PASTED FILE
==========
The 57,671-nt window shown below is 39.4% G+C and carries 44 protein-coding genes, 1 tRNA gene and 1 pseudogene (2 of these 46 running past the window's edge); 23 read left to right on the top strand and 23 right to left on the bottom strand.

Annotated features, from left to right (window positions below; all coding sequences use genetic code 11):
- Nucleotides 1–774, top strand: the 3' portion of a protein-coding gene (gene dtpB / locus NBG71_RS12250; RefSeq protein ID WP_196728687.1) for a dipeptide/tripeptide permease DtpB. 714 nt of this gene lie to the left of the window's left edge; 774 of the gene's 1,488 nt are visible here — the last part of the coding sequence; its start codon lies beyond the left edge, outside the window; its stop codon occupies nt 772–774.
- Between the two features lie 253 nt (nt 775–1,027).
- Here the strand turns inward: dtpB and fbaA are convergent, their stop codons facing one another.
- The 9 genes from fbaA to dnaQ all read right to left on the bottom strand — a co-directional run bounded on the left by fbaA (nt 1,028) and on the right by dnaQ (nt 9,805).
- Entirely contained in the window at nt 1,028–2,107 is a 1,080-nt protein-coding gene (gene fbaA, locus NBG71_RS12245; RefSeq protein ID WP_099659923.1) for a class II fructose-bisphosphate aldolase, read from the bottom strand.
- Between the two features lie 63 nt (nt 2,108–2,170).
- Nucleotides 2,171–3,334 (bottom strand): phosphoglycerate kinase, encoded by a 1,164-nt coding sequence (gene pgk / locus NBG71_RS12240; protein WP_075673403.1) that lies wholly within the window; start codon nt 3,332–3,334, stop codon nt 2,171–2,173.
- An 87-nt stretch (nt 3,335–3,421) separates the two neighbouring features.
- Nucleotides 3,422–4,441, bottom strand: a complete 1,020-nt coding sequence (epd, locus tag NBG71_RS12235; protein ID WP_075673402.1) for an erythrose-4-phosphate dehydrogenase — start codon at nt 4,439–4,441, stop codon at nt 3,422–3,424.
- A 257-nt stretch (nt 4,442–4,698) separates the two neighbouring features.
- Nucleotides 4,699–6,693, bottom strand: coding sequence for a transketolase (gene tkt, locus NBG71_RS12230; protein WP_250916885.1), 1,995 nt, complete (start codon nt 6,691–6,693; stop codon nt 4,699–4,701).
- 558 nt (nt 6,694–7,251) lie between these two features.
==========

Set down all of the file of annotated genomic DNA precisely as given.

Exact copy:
The 57,671-nt window shown below is 39.4% G+C and carries 44 protein-coding genes, 1 tRNA gene and 1 pseudogene (2 of these 46 running past the window's edge); 23 read left to right on the top strand and 23 right to left on the bottom strand.

Annotated features, from left to right (window positions below; all coding sequences use genetic code 11):
- Nucleotides 1–774, top strand: the 3' portion of a protein-coding gene (gene dtpB / locus NBG71_RS12250; RefSeq protein ID WP_196728687.1) for a dipeptide/tripeptide permease DtpB. 714 nt of this gene lie to the left of the window's left edge; 774 of the gene's 1,488 nt are visible here — the last part of the coding sequence; its start codon lies beyond the left edge, outside the window; its stop codon occupies nt 772–774.
- Between the two features lie 253 nt (nt 775–1,027).
- Here the strand turns inward: dtpB and fbaA are convergent, their stop codons facing one another.
- The 9 genes from fbaA to dnaQ all read right to left on the bottom strand — a co-directional run bounded on the left by fbaA (nt 1,028) and on the right by dnaQ (nt 9,805).
- Entirely contained in the window at nt 1,028–2,107 is a 1,080-nt protein-coding gene (gene fbaA, locus NBG71_RS12245; RefSeq protein ID WP_099659923.1) for a class II fructose-bisphosphate aldolase, read from the bottom strand.
- Between the two features lie 63 nt (nt 2,108–2,170).
- Nucleotides 2,171–3,334 (bottom strand): phosphoglycerate kinase, encoded by a 1,164-nt coding sequence (gene pgk / locus NBG71_RS12240; protein WP_075673403.1) that lies wholly within the window; start codon nt 3,332–3,334, stop codon nt 2,171–2,173.
- An 87-nt stretch (nt 3,335–3,421) separates the two neighbouring features.
- Nucleotides 3,422–4,441, bottom strand: a complete 1,020-nt coding sequence (epd, locus tag NBG71_RS12235; protein ID WP_075673402.1) for an erythrose-4-phosphate dehydrogenase — start codon at nt 4,439–4,441, stop codon at nt 3,422–3,424.
- A 257-nt stretch (nt 4,442–4,698) separates the two neighbouring features.
- Nucleotides 4,699–6,693, bottom strand: coding sequence for a transketolase (gene tkt, locus NBG71_RS12230; protein WP_250916885.1), 1,995 nt, complete (start codon nt 6,691–6,693; stop codon nt 4,699–4,701).
- 558 nt (nt 6,694–7,251) lie between these two features.